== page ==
Moral Essay Titles

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A new, one-volume edition appeared under this title in 1758, and other four-volume editions in 17. These three essays were incorporated into the “Third Edition, Corrected” of for subsequent editions of his collected works, but he varied the format and contents somewhat.

A new, one-volume edition appeared under this title in 1758, and other four-volume editions in 17. These three essays were incorporated into the “Third Edition, Corrected” of for subsequent editions of his collected works, but he varied the format and contents somewhat.

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In 1748, three additional essays appeared in a small volume published in Edinburgh and London.7 That volume is noteworthy as the first of Hume’s works to bear his name and also as the beginning of his association with Andrew Millar as his chief London publisher.

If we should neglect the essays or the the same title early in 1742,6 and later that year, a “Second Edition, Corrected” of the first volume was issued.

Over the past seventy years, however, the essays have been overshadowed, just as the 16—Liberty Fund has made a neglected side of Hume’s thought accessible once again to the modern reader.

Many years after Hume’s death, his close friend John Home wrote a sketch of Hume’s character, in the course of which he observed: “His Essays are at once popular and philosophical, and contain a rare and happy union of profound Science and fine writing.”17 This observation indicates why Hume’s essays were held in such high esteem by his contemporaries and why they continue to deserve our attention today. Grose for the version of the Because of initial difficulties in obtaining a photocopy of the 1777 edition, Green and Grose’s text was used as editor’s copy for the current project.

edited and with a Foreword, Notes, and Glossary by Eugene F. “We have Hume’s own word that the definitive statement of his philosophy is not to be found in the youthful Treatise of Human Nature but in the 1777 posthumous edition of his collected works entitled Essays and Treatises on Several Subjects. There are thirty-nine essays in the posthumous, 1777, edition of (1741–42).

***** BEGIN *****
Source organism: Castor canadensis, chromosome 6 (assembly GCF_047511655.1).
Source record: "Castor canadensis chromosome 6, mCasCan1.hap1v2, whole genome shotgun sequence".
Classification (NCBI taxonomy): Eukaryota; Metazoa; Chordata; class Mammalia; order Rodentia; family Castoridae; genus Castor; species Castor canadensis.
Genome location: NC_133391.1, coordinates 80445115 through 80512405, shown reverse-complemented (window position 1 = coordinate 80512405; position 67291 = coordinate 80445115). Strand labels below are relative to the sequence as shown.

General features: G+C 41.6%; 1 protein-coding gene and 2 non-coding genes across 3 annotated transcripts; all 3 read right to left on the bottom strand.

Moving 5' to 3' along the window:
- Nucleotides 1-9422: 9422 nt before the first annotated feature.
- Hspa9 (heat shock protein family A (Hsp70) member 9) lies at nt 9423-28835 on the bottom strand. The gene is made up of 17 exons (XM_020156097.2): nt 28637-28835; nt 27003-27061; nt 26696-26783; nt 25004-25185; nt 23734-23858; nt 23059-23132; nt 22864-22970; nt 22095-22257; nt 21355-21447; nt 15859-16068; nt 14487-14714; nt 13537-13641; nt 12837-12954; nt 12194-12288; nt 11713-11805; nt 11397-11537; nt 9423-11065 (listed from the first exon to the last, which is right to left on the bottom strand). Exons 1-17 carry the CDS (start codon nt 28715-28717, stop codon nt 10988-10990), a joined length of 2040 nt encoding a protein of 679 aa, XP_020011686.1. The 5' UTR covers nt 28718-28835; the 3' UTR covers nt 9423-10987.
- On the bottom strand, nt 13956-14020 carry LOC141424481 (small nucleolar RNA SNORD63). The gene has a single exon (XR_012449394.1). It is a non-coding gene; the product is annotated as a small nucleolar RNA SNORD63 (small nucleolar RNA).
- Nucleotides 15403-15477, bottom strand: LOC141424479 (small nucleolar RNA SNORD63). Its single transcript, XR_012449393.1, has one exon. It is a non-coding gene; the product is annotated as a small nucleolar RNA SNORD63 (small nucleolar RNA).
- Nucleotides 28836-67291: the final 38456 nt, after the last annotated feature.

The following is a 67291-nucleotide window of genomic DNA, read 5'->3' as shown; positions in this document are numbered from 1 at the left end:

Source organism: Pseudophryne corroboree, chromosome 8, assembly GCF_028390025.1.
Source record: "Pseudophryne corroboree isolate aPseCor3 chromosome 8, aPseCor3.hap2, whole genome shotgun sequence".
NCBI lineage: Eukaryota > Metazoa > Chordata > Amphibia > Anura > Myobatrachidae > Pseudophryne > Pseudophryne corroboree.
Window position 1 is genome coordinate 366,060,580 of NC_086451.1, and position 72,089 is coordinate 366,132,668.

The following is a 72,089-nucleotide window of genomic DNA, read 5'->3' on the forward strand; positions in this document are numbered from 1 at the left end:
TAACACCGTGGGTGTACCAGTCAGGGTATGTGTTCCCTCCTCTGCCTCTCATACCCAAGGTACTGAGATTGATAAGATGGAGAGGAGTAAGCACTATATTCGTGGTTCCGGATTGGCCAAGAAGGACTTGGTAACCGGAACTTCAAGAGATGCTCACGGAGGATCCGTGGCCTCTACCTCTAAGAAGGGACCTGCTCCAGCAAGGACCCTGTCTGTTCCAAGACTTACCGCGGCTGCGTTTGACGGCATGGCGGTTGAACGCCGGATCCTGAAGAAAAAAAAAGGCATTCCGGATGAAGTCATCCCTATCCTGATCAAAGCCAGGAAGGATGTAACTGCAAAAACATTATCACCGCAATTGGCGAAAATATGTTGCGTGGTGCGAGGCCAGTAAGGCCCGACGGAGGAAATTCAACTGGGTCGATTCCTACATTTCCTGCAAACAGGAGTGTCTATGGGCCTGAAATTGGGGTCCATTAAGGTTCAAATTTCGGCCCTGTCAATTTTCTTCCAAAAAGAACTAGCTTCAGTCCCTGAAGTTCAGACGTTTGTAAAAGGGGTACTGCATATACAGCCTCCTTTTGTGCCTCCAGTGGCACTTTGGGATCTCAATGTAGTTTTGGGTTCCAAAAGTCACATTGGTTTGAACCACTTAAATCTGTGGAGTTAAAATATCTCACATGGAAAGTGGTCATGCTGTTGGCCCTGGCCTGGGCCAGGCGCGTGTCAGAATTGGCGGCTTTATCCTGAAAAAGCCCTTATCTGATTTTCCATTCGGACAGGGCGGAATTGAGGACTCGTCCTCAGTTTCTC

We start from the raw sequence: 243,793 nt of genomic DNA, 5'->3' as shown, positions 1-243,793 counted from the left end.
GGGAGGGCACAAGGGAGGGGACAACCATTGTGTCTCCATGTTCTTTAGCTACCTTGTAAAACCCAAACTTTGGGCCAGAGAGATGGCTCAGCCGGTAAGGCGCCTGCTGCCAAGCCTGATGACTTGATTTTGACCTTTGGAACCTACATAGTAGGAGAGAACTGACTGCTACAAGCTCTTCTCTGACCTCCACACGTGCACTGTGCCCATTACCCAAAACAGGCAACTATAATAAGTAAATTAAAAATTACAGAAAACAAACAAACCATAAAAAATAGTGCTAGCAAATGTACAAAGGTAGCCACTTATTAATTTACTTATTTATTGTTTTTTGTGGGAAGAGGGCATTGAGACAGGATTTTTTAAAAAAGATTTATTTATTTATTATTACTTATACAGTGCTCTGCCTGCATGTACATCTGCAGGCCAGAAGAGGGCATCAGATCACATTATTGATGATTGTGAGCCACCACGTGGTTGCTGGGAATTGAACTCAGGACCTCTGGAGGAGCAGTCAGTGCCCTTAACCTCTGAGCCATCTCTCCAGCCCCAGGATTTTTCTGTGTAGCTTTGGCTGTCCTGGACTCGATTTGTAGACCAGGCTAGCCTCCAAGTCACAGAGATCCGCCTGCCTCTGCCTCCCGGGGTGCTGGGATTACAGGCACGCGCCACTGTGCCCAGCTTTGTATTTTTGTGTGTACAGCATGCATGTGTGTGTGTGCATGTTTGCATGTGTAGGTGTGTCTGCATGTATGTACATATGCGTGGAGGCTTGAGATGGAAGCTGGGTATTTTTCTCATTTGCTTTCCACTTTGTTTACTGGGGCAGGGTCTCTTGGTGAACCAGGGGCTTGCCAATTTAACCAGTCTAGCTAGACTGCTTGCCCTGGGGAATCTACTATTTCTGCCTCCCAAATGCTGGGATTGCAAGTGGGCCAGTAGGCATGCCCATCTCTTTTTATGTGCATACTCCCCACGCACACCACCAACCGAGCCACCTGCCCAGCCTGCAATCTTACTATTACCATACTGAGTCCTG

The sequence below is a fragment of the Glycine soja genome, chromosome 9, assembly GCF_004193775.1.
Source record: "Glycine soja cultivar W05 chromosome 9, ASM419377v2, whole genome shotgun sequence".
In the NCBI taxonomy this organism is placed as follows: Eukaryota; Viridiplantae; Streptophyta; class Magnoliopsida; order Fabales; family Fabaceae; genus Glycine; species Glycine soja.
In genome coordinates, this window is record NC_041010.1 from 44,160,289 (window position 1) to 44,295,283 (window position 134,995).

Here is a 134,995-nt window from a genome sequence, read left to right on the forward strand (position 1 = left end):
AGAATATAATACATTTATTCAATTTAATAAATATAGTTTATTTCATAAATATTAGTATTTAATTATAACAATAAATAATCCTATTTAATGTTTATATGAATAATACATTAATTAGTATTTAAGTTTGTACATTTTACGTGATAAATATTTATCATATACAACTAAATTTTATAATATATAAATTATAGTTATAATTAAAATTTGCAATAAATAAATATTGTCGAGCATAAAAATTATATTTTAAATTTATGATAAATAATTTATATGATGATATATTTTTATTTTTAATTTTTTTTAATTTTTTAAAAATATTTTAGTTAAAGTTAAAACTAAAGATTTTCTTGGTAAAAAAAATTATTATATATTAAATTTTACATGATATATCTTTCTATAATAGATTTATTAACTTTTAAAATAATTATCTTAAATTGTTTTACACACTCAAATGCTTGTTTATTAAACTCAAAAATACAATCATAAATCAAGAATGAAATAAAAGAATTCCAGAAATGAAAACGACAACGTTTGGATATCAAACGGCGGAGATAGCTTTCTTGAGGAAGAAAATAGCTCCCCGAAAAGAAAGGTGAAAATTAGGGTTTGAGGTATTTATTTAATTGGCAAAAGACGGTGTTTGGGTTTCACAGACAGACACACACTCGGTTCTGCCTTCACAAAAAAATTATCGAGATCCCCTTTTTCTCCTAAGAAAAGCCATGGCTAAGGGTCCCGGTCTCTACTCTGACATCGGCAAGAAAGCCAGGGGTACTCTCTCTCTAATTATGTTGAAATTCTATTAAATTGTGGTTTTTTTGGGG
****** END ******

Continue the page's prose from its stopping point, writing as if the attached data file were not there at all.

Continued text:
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Miller, with an appendix of variant readings from the 1889 edition by T. Yet a major part of this definitive collection, the Essays, Moral, Political, and Literary (a volume of near 600 pages, covering three decades of Hume’s career as a philosopher) has been largely ignored. By 1777, these essays from the original volumes would have gone through eleven editions.Hume’s essays do not mark an abandonment of philosophy, as some have maintained,18 but rather an attempt to improve it by having it address the concerns of common life. The 1777 edition is the copy-text of choice, for, while it appeared posthumously, it contains Hume’s latest corrections. Unless otherwise noted, these materials are reprinted here as they appear in Green and Grose and, unlike the has generally been regarded as the most accurate one available,1 and it has thus become a standard source for scholars.A close comparison of their edition with that of 1777 shows, however, that it falls far short of the standards of accuracy that are adopted today in critical-text editing.2 There are hundreds of instances in which it departs, either intentionally or unintentionally, from the text of the 1777 edition.Only near the end of their volume, in a final footnote to Hume’s essay “Of the Populousness of Ancient Nations,” do Green and Grose inform the reader that such changes have been made.Hume’s essays have many long footnotes, and there are at least 7 instances where Green and Grose, without warning or explanation, print not the 1777 version of the footnote but a different version from an earlier edition, producing substantial variations in wording, punctuation, and spelling besides those tabulated above.The copyright to this edition, in both print and electronic forms, is held by Liberty Fund, Inc. All inquiries should be addressed to Liberty Fund, Inc., 8335 Allison Pointe Trail, Suite 300, Indianapolis, Indiana 46250-1684. Facsimile title and part title pages from Volume I of Hume: Hume, David, 1711–1776. In his brief autobiography, was received well from the outset both at home and abroad.This material is put online to further the educational goals of Liberty Fund, Inc. Foreword and editorial additions © 1985, 1987 by Eugene F. This book was manufactured in the United States of America. When Hume accompanied the Earl of Hertford to Paris in 1763 for a stay of twenty-six months as Secretary of the British Embassy and finally as Chargé d’Affaires, he discovered that his fame there surpassed anything he might have expected.Unless otherwise stated in the Copyright Information section above, this material may be used freely for educational and academic purposes. Frontispiece portrait of Hume by Allan Ramsay 1754, used by permission from H. He was loaded with civilities “from men and women of all ranks and stations.” Fame was not the only benefit that Hume enjoyed from his publications. Several new essays, as well as other writings, were added to this collection along the way.9 As we see, the essays were by no means of casual interest to Hume. The 1758 edition, for the first time, grouped the essays under the heading “Essays, Moral, Political, and Literary” and divided them into Parts I and II. Two-volume editions appeared in 1764, 1767, 1768, 1772, and 1777.


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